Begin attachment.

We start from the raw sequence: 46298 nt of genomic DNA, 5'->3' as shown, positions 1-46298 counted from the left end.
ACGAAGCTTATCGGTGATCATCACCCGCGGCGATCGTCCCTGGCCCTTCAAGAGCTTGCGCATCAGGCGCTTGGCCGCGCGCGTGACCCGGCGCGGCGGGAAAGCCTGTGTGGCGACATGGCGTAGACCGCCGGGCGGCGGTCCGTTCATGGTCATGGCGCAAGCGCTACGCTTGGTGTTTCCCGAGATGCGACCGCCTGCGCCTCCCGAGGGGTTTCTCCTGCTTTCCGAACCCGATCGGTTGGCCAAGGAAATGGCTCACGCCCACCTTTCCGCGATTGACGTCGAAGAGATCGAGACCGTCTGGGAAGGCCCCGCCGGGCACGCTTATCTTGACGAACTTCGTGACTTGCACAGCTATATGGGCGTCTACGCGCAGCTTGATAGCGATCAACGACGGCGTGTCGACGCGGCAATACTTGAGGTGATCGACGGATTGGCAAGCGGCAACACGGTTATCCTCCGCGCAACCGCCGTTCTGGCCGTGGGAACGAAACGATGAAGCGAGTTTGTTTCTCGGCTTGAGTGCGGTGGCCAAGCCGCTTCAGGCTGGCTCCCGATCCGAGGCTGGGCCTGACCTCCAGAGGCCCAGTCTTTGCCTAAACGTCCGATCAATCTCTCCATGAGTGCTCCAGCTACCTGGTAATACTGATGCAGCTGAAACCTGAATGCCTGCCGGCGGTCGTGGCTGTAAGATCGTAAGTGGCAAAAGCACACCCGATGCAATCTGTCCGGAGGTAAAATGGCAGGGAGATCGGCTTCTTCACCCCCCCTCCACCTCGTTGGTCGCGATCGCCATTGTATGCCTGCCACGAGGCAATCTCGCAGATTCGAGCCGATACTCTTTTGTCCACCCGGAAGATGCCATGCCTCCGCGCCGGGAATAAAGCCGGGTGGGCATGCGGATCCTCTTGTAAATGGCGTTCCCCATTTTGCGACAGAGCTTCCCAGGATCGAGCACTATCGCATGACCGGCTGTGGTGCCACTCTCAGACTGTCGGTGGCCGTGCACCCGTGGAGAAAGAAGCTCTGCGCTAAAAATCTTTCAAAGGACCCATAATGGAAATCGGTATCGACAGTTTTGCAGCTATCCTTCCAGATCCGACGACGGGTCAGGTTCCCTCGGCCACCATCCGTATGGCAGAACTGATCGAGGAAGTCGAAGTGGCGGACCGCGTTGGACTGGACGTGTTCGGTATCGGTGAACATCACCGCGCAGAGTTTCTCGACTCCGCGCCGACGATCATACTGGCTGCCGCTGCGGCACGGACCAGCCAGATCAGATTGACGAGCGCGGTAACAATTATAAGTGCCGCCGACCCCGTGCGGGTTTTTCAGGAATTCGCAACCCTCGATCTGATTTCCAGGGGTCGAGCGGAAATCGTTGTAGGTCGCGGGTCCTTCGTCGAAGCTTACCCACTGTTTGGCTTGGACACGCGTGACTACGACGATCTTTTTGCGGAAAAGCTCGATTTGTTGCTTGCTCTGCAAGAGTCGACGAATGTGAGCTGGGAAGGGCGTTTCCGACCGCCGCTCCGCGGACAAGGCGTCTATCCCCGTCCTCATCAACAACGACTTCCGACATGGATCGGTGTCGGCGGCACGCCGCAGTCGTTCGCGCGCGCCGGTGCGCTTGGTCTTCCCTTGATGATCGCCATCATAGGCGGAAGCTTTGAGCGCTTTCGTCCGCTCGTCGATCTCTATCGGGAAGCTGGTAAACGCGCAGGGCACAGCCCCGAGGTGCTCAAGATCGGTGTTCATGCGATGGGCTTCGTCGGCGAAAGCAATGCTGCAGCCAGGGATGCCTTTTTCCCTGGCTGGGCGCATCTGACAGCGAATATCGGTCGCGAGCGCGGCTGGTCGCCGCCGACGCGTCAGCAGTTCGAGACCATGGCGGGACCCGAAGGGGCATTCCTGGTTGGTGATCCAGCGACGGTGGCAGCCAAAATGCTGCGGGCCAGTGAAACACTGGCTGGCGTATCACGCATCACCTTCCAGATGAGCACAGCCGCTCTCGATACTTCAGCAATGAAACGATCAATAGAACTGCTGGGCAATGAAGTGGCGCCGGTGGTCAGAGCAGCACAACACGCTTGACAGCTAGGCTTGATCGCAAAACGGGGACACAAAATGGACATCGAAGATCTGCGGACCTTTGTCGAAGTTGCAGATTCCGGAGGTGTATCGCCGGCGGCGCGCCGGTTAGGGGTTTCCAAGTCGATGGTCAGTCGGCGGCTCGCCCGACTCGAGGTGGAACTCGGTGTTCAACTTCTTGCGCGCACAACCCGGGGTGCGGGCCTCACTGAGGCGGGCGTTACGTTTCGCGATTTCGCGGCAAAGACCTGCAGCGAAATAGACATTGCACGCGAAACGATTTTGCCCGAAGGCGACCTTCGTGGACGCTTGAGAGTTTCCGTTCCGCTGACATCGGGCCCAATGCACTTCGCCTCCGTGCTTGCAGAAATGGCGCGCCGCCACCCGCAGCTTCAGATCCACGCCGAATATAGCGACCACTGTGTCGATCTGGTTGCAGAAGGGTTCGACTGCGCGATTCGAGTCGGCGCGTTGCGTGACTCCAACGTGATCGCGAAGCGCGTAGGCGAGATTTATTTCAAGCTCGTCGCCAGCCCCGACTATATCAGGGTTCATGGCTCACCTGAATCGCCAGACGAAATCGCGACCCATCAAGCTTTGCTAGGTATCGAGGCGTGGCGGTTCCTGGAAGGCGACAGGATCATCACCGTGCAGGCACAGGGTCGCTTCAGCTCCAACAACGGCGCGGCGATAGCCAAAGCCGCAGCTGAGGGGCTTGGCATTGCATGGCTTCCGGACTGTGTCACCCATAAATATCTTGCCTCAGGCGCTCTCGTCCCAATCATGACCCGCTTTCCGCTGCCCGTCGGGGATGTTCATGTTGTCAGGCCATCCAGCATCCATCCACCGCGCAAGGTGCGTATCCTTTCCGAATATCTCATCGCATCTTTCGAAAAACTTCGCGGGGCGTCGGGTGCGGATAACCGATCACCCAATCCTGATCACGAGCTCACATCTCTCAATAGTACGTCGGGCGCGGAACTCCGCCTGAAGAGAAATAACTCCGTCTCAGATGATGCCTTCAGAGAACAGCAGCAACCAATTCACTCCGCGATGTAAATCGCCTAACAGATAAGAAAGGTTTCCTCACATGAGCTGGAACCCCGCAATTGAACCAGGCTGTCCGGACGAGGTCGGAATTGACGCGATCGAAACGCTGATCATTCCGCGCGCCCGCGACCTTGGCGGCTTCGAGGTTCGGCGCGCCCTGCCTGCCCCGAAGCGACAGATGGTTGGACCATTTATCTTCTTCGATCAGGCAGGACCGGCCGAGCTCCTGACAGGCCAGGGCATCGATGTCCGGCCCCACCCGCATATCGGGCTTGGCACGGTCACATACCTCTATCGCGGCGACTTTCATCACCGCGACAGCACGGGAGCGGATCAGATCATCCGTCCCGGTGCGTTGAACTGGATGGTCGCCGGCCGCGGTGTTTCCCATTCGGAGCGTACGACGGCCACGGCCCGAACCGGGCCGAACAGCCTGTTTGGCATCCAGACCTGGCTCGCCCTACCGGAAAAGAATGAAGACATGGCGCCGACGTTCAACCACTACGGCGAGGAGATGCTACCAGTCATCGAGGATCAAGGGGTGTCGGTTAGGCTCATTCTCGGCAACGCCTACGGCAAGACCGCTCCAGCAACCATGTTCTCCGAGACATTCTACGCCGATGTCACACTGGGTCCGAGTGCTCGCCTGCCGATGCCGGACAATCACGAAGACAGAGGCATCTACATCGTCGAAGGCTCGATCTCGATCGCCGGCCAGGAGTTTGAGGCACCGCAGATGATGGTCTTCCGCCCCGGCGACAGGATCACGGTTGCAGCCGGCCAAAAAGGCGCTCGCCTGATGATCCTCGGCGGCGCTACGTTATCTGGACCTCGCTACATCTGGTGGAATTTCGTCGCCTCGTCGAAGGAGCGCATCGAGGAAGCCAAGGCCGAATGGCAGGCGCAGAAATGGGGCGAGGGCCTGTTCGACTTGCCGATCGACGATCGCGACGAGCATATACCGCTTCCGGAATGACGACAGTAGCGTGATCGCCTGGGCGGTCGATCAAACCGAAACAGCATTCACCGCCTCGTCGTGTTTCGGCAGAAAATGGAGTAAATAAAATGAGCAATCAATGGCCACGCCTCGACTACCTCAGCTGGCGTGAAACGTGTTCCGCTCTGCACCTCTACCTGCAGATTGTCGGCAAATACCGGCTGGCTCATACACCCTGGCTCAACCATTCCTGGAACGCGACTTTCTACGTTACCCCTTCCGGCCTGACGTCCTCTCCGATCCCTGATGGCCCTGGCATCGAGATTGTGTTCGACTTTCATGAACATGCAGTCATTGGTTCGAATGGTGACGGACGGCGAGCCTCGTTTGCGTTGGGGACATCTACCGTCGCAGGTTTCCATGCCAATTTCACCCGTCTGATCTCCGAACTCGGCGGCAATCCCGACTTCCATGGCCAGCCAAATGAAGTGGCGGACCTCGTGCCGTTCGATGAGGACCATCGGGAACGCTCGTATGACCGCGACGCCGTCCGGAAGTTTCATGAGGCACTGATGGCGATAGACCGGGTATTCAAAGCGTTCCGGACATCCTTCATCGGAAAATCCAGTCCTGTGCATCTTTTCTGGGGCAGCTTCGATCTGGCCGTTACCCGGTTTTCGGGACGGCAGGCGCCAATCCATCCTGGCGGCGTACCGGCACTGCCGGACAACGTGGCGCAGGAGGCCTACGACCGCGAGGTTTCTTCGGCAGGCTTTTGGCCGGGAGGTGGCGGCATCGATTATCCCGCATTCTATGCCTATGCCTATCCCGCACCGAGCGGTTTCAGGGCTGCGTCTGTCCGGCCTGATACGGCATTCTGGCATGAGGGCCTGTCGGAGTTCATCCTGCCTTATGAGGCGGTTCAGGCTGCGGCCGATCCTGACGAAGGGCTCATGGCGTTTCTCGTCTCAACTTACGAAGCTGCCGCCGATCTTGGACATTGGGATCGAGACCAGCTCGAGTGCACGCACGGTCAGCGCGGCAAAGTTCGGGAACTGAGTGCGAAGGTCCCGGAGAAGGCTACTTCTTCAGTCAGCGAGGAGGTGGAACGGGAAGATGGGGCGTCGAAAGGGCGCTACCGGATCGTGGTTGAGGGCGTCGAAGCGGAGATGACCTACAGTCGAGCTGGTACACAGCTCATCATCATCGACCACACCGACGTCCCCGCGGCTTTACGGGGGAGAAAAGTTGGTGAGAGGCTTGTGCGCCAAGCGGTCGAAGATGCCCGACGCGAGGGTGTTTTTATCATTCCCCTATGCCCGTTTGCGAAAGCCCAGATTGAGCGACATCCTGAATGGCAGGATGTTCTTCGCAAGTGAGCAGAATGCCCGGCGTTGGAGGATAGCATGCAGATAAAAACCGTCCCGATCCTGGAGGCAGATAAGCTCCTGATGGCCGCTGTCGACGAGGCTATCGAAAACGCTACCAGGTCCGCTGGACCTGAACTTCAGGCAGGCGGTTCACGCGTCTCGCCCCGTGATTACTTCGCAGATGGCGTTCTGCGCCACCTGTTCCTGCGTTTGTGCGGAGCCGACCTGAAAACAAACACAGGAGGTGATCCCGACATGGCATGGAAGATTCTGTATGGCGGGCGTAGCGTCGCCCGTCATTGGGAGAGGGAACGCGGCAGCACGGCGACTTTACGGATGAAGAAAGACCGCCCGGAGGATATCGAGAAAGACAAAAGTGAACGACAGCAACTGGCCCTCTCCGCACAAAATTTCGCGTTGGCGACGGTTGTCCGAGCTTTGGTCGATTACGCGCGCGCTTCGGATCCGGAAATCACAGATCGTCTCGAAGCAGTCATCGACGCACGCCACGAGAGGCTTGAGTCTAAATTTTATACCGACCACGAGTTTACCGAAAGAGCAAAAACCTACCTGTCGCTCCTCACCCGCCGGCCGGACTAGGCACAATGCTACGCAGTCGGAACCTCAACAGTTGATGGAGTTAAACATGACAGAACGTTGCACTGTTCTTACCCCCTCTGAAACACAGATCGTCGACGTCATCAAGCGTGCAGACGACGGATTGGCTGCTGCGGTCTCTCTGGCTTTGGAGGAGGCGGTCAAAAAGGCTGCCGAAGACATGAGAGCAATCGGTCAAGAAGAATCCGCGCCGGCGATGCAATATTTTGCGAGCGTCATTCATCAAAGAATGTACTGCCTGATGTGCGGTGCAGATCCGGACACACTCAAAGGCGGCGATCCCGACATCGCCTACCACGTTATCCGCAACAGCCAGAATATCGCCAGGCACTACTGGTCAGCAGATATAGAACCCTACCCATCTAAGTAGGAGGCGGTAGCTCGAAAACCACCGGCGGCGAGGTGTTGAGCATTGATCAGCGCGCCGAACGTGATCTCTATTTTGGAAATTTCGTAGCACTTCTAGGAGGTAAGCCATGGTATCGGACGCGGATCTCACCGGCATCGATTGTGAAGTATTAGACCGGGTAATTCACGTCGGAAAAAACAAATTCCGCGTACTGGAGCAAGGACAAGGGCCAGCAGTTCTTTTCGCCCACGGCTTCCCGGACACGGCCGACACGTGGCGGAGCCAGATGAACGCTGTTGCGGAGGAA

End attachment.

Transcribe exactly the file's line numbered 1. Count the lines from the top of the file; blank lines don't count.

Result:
We start from the raw sequence: 46298 nt of genomic DNA, 5'->3' as shown, positions 1-46298 counted from the left end.